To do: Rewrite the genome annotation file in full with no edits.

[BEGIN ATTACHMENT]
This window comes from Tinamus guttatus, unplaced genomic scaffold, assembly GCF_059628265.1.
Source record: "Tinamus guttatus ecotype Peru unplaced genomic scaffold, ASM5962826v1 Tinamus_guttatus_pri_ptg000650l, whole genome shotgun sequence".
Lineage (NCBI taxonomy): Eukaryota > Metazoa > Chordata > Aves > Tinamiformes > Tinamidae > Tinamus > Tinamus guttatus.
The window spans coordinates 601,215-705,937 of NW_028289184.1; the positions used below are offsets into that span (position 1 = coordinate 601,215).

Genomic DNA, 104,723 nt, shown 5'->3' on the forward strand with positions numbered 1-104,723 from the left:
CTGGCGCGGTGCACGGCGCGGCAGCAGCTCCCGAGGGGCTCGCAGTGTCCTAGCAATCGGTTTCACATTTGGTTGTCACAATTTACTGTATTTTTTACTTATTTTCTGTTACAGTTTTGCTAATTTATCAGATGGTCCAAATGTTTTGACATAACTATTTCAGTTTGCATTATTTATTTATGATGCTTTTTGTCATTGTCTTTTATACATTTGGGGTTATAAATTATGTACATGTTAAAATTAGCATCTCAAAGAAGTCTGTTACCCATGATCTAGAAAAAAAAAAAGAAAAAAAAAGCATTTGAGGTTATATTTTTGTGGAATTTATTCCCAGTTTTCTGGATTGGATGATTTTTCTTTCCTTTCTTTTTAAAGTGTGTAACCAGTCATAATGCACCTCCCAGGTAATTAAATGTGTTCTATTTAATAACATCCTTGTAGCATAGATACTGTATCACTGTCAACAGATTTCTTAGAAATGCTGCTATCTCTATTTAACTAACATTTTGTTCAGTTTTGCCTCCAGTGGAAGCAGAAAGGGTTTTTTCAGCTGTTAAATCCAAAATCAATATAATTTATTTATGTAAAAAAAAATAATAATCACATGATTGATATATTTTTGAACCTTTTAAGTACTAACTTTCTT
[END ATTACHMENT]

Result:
This window comes from Tinamus guttatus, unplaced genomic scaffold, assembly GCF_059628265.1.
Source record: "Tinamus guttatus ecotype Peru unplaced genomic scaffold, ASM5962826v1 Tinamus_guttatus_pri_ptg000650l, whole genome shotgun sequence".
Lineage (NCBI taxonomy): Eukaryota > Metazoa > Chordata > Aves > Tinamiformes > Tinamidae > Tinamus > Tinamus guttatus.
The window spans coordinates 601,215-705,937 of NW_028289184.1; the positions used below are offsets into that span (position 1 = coordinate 601,215).

Genomic DNA, 104,723 nt, shown 5'->3' on the forward strand with positions numbered 1-104,723 from the left:
CTGGCGCGGTGCACGGCGCGGCAGCAGCTCCCGAGGGGCTCGCAGTGTCCTAGCAATCGGTTTCACATTTGGTTGTCACAATTTACTGTATTTTTTACTTATTTTCTGTTACAGTTTTGCTAATTTATCAGATGGTCCAAATGTTTTGACATAACTATTTCAGTTTGCATTATTTATTTATGATGCTTTTTGTCATTGTCTTTTATACATTTGGGGTTATAAATTATGTACATGTTAAAATTAGCATCTCAAAGAAGTCTGTTACCCATGATCTAGAAAAAAAAAAAGAAAAAAAAAGCATTTGAGGTTATATTTTTGTGGAATTTATTCCCAGTTTTCTGGATTGGATGATTTTTCTTTCCTTTCTTTTTAAAGTGTGTAACCAGTCATAATGCACCTCCCAGGTAATTAAATGTGTTCTATTTAATAACATCCTTGTAGCATAGATACTGTATCACTGTCAACAGATTTCTTAGAAATGCTGCTATCTCTATTTAACTAACATTTTGTTCAGTTTTGCCTCCAGTGGAAGCAGAAAGGGTTTTTTCAGCTGTTAAATCCAAAATCAATATAATTTATTTATGTAAAAAAAAATAATAATCACATGATTGATATATTTTTGAACCTTTTAAGTACTAACTTTCTT